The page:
I bring up the fictionalized case of Jermain to illustrate how important it can often be to first build a sense of safety in your current life before looking to process the trauma that you have survived.  This can especially apply to scapegoat survivors of narcissistic abuse.  In this post I’ll explain why it’s so important to find safety in your current life – and take appropriate measures to build that safety – if you find that trying to re-examine past narcissistic abuse is leaving you stuck instead of feeling more healed.  And read until the end because I am going to point your towards a free resource that’s tailored to help survivors of narcissistic abuse build just this kind of safety in their current lives.

Well, my name is Jay Reid and I’m a licensed psychotherapist in California specializing in helping individuals recover from narcissistic abuse in individual therapy and through my online course & community. We take a 3-pronged approach to recover of 1) Making sense of what happened, 2) Gaining distance from the narcissistic abuser, and 3) living in defiance of the narcissist’s rules. This blog post falls under the categories of ‘Living in defiance of the narcissist’s rules’ AND Gaining distance from the narcissistic abuser.

If you were a scapegoat survivor of a narcissistic parent or partner then I encourage you to check out my free e-book on this topic.  It’s called Surviving Narcissistic Abuse as the Scapegoat and goes into other important aspects of what it’s like to be in the shoes of the scapegoat child or partner of the narcissistic abuser.  From self-limiting beliefs about yourself that you must adopt to survive to why the narcissistic personality is so geared to put those closest to them down.  Along with this post, this e-book can help you realize how none of this abuse was your fault but the product of the narcissist’s psychological and emotional problems.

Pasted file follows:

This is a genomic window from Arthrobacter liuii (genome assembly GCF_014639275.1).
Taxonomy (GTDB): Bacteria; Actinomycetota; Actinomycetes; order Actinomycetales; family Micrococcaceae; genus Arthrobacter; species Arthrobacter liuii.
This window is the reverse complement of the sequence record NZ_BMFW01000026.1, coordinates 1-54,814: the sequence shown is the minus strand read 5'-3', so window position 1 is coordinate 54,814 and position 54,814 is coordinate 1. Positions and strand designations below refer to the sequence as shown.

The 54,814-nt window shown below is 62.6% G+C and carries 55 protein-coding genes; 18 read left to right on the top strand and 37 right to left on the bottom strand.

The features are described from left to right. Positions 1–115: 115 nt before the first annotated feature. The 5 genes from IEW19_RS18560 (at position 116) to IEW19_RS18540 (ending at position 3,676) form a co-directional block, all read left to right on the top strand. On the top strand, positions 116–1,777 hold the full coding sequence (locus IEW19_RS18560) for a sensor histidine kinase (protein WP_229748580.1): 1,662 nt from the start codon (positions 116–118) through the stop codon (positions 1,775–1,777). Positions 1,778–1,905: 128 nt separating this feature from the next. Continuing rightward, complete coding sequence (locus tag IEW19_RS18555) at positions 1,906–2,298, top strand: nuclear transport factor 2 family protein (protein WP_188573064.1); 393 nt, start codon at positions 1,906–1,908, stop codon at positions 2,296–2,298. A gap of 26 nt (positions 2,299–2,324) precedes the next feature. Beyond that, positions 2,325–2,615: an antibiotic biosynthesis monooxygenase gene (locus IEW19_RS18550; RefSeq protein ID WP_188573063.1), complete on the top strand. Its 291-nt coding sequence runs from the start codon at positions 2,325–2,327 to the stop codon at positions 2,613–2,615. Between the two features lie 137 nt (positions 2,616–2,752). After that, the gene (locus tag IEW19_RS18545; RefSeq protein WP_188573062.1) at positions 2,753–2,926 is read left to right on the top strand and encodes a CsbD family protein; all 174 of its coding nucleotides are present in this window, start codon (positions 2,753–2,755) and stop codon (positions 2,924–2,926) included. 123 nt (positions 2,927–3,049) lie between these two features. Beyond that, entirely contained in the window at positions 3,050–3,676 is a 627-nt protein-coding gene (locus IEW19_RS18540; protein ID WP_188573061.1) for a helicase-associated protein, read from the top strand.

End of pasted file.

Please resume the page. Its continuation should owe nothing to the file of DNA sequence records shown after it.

Do you have to feel worse before you can feel better?

We often seeing in movies and tv shows where therapy is depicted as a process of someone revisiting buried feelings that need to be experienced and once this happens the client is freed from the suffering that his denial of these feelings was causing him.  For some clients this may be a great map for the process of therapy.  In essence, that one must feel worse before it’s possible to feel better.

Do some need to feel better before you can safely feel worse?

But for others – including some survivors of narcissistic abuse – a different sequence for healing can apply.  In these cases it is often first necessary to feel better before you can safely feel worse.  Jermain’s case above is a great example of this.  His family used him as the scapegoat and blamed him for the family’s problems while undermining his ability to solve the problems he was being blamed for.  For instance, at family dinners his father would typically find some something Jermain was doing to criticize him for having ‘poor table manners’ – often putting his elbows on the dining table, even if briefly.  Then his father would launch into a tirade about how disrespectful and immature Jermain was and that he was not going to stop getting on his case until he learned to have good table manners ‘like the rest of the family’.  Jermain would feel like he couldn’t win in these circumstances.  He unconsciously knew that if he didn’t put his elbows on the table his father would find some other excuse to attack him.  This left Jermain feeling like he couldn’t do anything right in his life.

Now for people who have survived the same kind of treatment Jermain did, the process of closely examining this type of abuse may be less preferable to shoring up your sense that you can, in fact, do a lot of things right in the world.  Here’s why: when we suffer a trauma like narcissistic abuse, the only thing to do when it’s happening is to survive it.  At the same time, such traumatic experience tends to get encoded in a vivid and fixed way in our minds.  So when we go back to these memories there is often this awed-ness that can happen where all we are aware of is the event being played in our mind.  It can be very difficult to stay connected to oneself in the present and as a result it can be even harder to know that you have in fact survived the abuse and now growth is possible.  Rather, it can result in a reinforcement of that fixation on what happened coupled with the vividness that often accompanies such memories.